Regional Reviews: Chicago
When playwright Todd Kreidler's adaptation of Guess Who's Coming to Dinner was first produced at Atlanta's True Colors in 2012, it became the last of those five films to be adapted for the stage (if one counts Frank Wildhorn's musical Bonnie and Clyde, which is not directly taken from the screenplay but has the same subject matter). This is more than arcane triviait likely has something to do with why this adaptation has been produced in the first place.
Guess Who's Coming to Dinner was on its face a socially conscious comedy-drama that used the affection of moviegoers for its stars Spencer Tracy and Katharine Hepburn to stealthily challenge liberal white audiences on their commitment to harmony between the races. Tracy and Hepburn played a progressive newspaper publisher and his wife faced with their daughter's unexpected decision to marry an African-American man. They had long supported racial equality and integration, but were they willing to bring a man of another race into their family? And repeating the oft-used trope, what about the children?.
Miscegenation seems hardly the burning issue it was back in 1967. Interracial marriages and births of multi-racial children have both risen dramatically since the U.S. Supreme Court struck down all miscegenation bans in Loving v Virginia the year the Guess Who's Coming to Dinner film was released. But, though Kreidler's stage play keeps the action in 1967, there's a deeper question than interracial marriage we can take from either his version or the original screenplay by William Rose. How uncomfortable might a well-meaning white person be willing to be to truly embrace integration? Willing to risk social disapproval? To risk violence to oneself or loved ones? To learn enough of another subculture or societal segment to find common ground? Welcoming a mixed-race marriage into an all-white family might be a lot tougher than simply being polite or not unkind to those of a different race on the rare occasions when one night interact.
This challenge was sugar-coated in the charming 1967 film starring one of America's favorite screen couplesveterans of eight previous romantic comedies mostly dealing with the "Battle of the Sexes." Do we need to sugar-coat this challenge today or could we be a lot more direct about it? Or is trading on the affection for a fondly remembered 50-year-old film still a valid way to challenge today's progressive white people?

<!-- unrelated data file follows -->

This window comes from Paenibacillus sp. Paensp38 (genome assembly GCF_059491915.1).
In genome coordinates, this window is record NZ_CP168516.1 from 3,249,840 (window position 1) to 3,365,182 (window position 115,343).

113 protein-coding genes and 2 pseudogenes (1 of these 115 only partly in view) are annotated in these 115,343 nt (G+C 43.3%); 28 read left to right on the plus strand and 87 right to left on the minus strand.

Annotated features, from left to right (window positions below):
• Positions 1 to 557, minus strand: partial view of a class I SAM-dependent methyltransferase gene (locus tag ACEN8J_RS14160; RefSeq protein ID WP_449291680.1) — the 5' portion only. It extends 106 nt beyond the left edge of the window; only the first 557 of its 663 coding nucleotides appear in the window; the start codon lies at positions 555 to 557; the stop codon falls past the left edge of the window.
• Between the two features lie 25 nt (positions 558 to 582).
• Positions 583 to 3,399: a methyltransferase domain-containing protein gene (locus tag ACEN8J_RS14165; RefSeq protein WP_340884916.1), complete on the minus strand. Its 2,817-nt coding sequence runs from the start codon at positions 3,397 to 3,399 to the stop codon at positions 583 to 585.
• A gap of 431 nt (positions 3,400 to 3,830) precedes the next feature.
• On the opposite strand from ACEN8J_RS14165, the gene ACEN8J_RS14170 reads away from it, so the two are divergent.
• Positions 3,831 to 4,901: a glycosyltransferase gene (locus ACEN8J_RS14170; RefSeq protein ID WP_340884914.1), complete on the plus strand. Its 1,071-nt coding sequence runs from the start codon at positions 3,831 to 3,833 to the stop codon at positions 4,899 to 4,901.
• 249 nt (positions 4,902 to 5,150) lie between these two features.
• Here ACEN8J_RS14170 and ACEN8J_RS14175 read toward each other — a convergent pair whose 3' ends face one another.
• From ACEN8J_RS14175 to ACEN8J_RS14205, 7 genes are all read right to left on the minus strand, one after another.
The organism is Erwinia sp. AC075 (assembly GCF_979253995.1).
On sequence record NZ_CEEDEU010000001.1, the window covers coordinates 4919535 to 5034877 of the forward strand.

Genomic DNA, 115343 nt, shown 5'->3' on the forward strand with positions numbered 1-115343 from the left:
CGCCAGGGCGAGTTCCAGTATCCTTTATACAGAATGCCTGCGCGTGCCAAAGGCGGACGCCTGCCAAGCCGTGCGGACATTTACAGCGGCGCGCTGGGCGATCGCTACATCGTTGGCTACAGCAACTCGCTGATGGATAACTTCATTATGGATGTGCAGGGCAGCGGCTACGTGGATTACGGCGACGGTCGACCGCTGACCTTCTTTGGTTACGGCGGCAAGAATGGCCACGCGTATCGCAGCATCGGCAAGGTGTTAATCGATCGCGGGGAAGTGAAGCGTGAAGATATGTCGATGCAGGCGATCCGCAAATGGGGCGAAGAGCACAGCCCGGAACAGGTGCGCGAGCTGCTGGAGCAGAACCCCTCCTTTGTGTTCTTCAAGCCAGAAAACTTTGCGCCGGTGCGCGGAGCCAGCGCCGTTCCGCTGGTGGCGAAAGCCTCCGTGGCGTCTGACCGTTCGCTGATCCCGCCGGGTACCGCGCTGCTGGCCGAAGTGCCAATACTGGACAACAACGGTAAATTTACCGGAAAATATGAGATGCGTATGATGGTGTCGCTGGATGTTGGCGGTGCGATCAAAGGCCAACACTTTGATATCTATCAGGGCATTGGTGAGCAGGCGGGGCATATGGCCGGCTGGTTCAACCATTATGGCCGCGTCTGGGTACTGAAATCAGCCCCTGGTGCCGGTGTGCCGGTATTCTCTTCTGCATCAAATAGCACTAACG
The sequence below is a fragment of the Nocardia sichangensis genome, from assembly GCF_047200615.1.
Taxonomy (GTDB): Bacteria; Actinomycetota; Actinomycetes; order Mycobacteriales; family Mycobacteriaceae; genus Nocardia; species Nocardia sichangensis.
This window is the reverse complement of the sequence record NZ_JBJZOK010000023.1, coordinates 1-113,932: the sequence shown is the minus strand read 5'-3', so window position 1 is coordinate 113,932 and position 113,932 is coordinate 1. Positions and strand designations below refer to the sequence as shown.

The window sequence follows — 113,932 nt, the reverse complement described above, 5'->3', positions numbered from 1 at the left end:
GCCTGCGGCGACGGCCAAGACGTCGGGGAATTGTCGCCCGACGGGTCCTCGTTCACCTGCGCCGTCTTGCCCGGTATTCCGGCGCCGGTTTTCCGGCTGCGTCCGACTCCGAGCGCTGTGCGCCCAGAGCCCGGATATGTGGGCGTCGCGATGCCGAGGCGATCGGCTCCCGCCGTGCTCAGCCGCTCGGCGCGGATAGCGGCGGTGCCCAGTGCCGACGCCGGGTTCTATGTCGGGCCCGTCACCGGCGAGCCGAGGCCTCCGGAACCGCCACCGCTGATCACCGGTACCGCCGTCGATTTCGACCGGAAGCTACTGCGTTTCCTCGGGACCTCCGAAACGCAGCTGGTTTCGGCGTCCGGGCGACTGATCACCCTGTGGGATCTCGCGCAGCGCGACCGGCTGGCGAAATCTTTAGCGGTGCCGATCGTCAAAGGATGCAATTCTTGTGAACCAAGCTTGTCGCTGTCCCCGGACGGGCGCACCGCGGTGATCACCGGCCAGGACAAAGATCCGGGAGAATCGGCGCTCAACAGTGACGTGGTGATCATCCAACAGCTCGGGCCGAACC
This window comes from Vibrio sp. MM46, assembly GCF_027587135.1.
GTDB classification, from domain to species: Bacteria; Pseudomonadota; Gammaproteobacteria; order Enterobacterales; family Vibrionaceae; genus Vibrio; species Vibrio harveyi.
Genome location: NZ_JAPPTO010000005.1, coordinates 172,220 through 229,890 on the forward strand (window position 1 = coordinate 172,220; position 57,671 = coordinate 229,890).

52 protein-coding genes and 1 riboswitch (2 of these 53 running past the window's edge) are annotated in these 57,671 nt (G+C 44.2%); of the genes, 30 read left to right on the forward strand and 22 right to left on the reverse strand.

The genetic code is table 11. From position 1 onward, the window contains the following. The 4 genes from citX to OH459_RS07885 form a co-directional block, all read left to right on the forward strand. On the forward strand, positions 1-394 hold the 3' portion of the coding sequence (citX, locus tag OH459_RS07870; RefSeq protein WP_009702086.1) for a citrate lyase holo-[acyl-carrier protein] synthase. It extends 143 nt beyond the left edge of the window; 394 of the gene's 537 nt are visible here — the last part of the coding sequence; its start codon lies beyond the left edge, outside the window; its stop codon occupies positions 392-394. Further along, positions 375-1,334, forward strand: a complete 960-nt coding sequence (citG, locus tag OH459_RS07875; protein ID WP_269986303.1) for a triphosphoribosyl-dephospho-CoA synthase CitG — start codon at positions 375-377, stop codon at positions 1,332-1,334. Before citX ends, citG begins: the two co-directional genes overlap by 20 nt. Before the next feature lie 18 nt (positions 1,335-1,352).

It may be, but it's a little hard to tell based on this production. Director Marti Lyons hasn't entirely settled on a tone. At times it's played as broad though effective comedy. Sydney Charles is particularly funny as the African-American maid who is unafraid to be critical of her bosses and more than skeptical about their daughter's choice of a husband. Dan Waller, as the cocktail-loving Irish American played in the film by the much-loved and much older Cecil Kellaway, is delightful as well. Lyons's cast in the second act ultimately gets to the pathos of the film, but it's a little jarring and a little unearned given the first act's more comic tone.
Any stage production is going to lack the goodwill audiences brought to the film in 1967. People felt they knew Tracy and Hepburnand the fact that this was their last film together (Tracy died shortly shooting wrapped) made it even more sentimental. Sidney Poitier, as the fiancé Dr. John Prentiss brought similar goodwill to the story as well. As the first African-American male to win an Oscar and by 1967, a much-loved actor generally, positive feelings toward the actor undoubtedly fed into the reaction to his character. Kreidler, perhaps recognizing this, has shifted focus away from the Tracy-Hepburn characters Matt and Christina Drayton to spread the emphasis more evenly around all the characters. That's smart, but we're left without as much investment in the journey of Matt and Christina to follow as we had in the film. And while Mary Beth Fisher and Tim Hopper are two of our very finest Chicago actors, doing very fine work here, they aren't Hepburn and Tracy. Who could be? And given Kreidler's shift in focus, they don't have as much to work with as did those iconic performers.
Even so, it's a classy, great looking affair. Scott Davis's set is an enviable upper-class San Francisco home right out of the pages of Sunset Magazine, and Samantha Jones's costumes are suitably chic as well. It remains an entertaining and well-meaning piece with a message that still has some bite, especially if one looks beneath the surface.
Guess Who's Coming to Dinner, through April 15, 2018, at the Court Theatre, 5535 S. Ellis Ave., Chicago IL. For tickets and further information, visit www.courttheatre.org or call 773-753-4472.